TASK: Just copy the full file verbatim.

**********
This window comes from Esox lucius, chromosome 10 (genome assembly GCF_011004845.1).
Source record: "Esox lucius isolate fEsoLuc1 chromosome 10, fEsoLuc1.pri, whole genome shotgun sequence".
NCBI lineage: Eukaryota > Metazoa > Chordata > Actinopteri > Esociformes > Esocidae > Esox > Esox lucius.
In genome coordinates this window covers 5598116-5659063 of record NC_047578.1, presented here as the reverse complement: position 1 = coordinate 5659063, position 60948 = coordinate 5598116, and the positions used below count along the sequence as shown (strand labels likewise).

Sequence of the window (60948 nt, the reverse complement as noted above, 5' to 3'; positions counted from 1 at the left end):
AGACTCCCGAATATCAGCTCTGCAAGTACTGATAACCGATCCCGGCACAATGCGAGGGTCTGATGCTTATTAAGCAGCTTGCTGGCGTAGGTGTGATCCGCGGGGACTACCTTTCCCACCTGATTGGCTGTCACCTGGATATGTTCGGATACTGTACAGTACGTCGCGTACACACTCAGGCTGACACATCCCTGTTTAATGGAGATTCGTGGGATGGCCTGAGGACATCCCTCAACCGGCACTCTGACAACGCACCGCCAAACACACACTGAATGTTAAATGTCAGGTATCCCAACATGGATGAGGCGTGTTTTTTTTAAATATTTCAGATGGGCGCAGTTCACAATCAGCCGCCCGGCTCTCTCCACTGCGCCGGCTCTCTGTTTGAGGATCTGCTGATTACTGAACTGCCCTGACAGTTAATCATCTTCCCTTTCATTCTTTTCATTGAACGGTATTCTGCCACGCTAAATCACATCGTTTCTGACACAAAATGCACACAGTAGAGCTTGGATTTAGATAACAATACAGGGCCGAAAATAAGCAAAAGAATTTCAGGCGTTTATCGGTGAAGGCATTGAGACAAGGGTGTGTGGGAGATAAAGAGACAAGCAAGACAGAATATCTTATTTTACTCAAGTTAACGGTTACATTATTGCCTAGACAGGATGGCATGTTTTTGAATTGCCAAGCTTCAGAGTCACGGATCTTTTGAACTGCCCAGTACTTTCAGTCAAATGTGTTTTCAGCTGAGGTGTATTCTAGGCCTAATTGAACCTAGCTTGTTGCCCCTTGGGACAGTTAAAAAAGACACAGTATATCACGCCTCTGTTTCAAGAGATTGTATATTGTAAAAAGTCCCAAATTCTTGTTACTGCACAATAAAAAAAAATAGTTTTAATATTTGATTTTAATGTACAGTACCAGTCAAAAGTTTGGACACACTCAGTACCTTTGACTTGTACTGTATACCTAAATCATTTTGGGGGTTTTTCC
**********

This window comes from Esox lucius, chromosome 10 (genome assembly GCF_011004845.1).
Source record: "Esox lucius isolate fEsoLuc1 chromosome 10, fEsoLuc1.pri, whole genome shotgun sequence".
NCBI lineage: Eukaryota > Metazoa > Chordata > Actinopteri > Esociformes > Esocidae > Esox > Esox lucius.
In genome coordinates this window covers 5598116-5659063 of record NC_047578.1, presented here as the reverse complement: position 1 = coordinate 5659063, position 60948 = coordinate 5598116, and the positions used below count along the sequence as shown (strand labels likewise).

Sequence of the window (60948 nt, the reverse complement as noted above, 5' to 3'; positions counted from 1 at the left end):
AGACTCCCGAATATCAGCTCTGCAAGTACTGATAACCGATCCCGGCACAATGCGAGGGTCTGATGCTTATTAAGCAGCTTGCTGGCGTAGGTGTGATCCGCGGGGACTACCTTTCCCACCTGATTGGCTGTCACCTGGATATGTTCGGATACTGTACAGTACGTCGCGTACACACTCAGGCTGACACATCCCTGTTTAATGGAGATTCGTGGGATGGCCTGAGGACATCCCTCAACCGGCACTCTGACAACGCACCGCCAAACACACACTGAATGTTAAATGTCAGGTATCCCAACATGGATGAGGCGTGTTTTTTTTAAATATTTCAGATGGGCGCAGTTCACAATCAGCCGCCCGGCTCTCTCCACTGCGCCGGCTCTCTGTTTGAGGATCTGCTGATTACTGAACTGCCCTGACAGTTAATCATCTTCCCTTTCATTCTTTTCATTGAACGGTATTCTGCCACGCTAAATCACATCGTTTCTGACACAAAATGCACACAGTAGAGCTTGGATTTAGATAACAATACAGGGCCGAAAATAAGCAAAAGAATTTCAGGCGTTTATCGGTGAAGGCATTGAGACAAGGGTGTGTGGGAGATAAAGAGACAAGCAAGACAGAATATCTTATTTTACTCAAGTTAACGGTTACATTATTGCCTAGACAGGATGGCATGTTTTTGAATTGCCAAGCTTCAGAGTCACGGATCTTTTGAACTGCCCAGTACTTTCAGTCAAATGTGTTTTCAGCTGAGGTGTATTCTAGGCCTAATTGAACCTAGCTTGTTGCCCCTTGGGACAGTTAAAAAAGACACAGTATATCACGCCTCTGTTTCAAGAGATTGTATATTGTAAAAAGTCCCAAATTCTTGTTACTGCACAATAAAAAAAAATAGTTTTAATATTTGATTTTAATGTACAGTACCAGTCAAAAGTTTGGACACACTCAGTACCTTTGACTTGTACTGTATACCTAAATCATTTTGGGGGTTTTTCC